I seem to be running across a number of writers for whom the idea of “genre” is as fluid as the idea of a “short story.” Stories are like a painter’s drawings or a composer’s piano studies: they can range from sketches, bare hints of ideas working themselves out, to polished, elegant miniatures, fully realized. Take, for example, the stories presented in Elizabeth Bear’s The Chains That You Refuse.
Bear made her reputation as a writer of science fiction, and then produced one of the most engaging and substantial fantasies I’ve read in a long time. Even more recently she brought out another science fiction story — at least, it has the trappings of science fiction, and it is about ideas, but it’s not anywhere close to classic “science fiction,” at least in my opinion. And now I’m sitting here contemplating this collection. Frankly, it would be ludicrous to try to fit these stories into a category. I suspect they would simply refuse to cooperate. I’m sure of it.
The first story in the book, “L’Esprit d’Escalier,” bills itself as “Not A Play In One Act,” so, if it is to be believed at all, it’s not a play. It could be science fiction — there are time paradoxes, of a sort. It could be fantasy — it’s inhabited by an ancient koi, a group of dead poets, and a bartender, plus the owner of the bar, who may be the devil himself, or at least a minion. “The Devil You Don’t,” on the other hand, is a straightforward Western, a riff on the ballad “Stagger Lee.” Well, not really so straightforward. There seems to be an echo of Ragnarok here, too, in the character of Maura MacAydan (and also an echo of another story in this collection, “Ice”). That is not her name, and, while a spinster, she’s much older than anyone has reason to believe. Come to think of it, Stagolee, who may be her brother, is not what he appears to be, either.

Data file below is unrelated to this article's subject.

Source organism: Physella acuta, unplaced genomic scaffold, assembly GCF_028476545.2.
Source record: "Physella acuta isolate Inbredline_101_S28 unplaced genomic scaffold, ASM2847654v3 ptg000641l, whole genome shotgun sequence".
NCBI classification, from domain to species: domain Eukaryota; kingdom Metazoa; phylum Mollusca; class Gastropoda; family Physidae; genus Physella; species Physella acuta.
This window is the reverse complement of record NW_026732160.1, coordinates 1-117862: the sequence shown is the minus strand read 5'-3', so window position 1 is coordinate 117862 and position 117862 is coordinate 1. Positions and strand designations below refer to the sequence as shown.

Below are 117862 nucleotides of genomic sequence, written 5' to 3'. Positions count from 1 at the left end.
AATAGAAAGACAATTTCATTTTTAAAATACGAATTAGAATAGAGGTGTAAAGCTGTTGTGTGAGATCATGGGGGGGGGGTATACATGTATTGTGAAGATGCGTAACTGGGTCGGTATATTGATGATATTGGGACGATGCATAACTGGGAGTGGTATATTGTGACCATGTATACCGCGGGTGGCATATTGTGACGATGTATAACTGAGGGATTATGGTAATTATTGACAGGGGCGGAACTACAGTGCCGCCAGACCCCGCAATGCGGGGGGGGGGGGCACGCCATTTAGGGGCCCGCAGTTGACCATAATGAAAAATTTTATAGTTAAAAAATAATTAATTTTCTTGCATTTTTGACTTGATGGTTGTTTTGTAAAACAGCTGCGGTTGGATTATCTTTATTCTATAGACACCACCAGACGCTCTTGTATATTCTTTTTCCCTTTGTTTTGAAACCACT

There is a lot of power in this collection. The two stories that I found most affecting appear just over halfway through, back to back, and are among the shortest. “Sleeping Dogs Lie” plays on both meanings of “lie” in a story told from the point of view of a dog who has, at the least, learned to prevaricate. In barely two and a half pages, Bear weaves a potent tale of patience, deception, the freedom of the soul, and ultimate rescue. (It reminded me a great deal of Wislawa Szymborska’s poem “Monologue of a Dog,” the same kind of impact with a much happier ending.) “Two Dreams on Trains,” which follows, is the story of a mother and her son, both of whom dream about the great freight haulers that land on what was once Lake Pontchartrain in an eerily prophetic vision of a drowned New Orleans. Ringing variations on the idea of “vehicle,” it’s about dreams, practical and impractical, about need and desire, the material and the spiritual, carried out in a brilliant little etude.
There are lots of reasons to get this book. I could go on about every story — there is that much in each of them — but I’d rather talk about the surprises, the little twists to character and circumstance, the way diction changes from narrator to narrator — not just speech patterns, but vocabulary, pacing, even the sound you hear in your mind changes. I could note Bear’s refusal to explain the little universes she’s created while giving us the clues we need to figure it out (a trend in recent fantasy and science fiction, and one I applaud heartily). Or, I could just mention the strength of her prose, that keeps you reading and reading just because you’re enjoying it so much.
Any one of those is reason enough for me.
(Night Shade Books, 2006)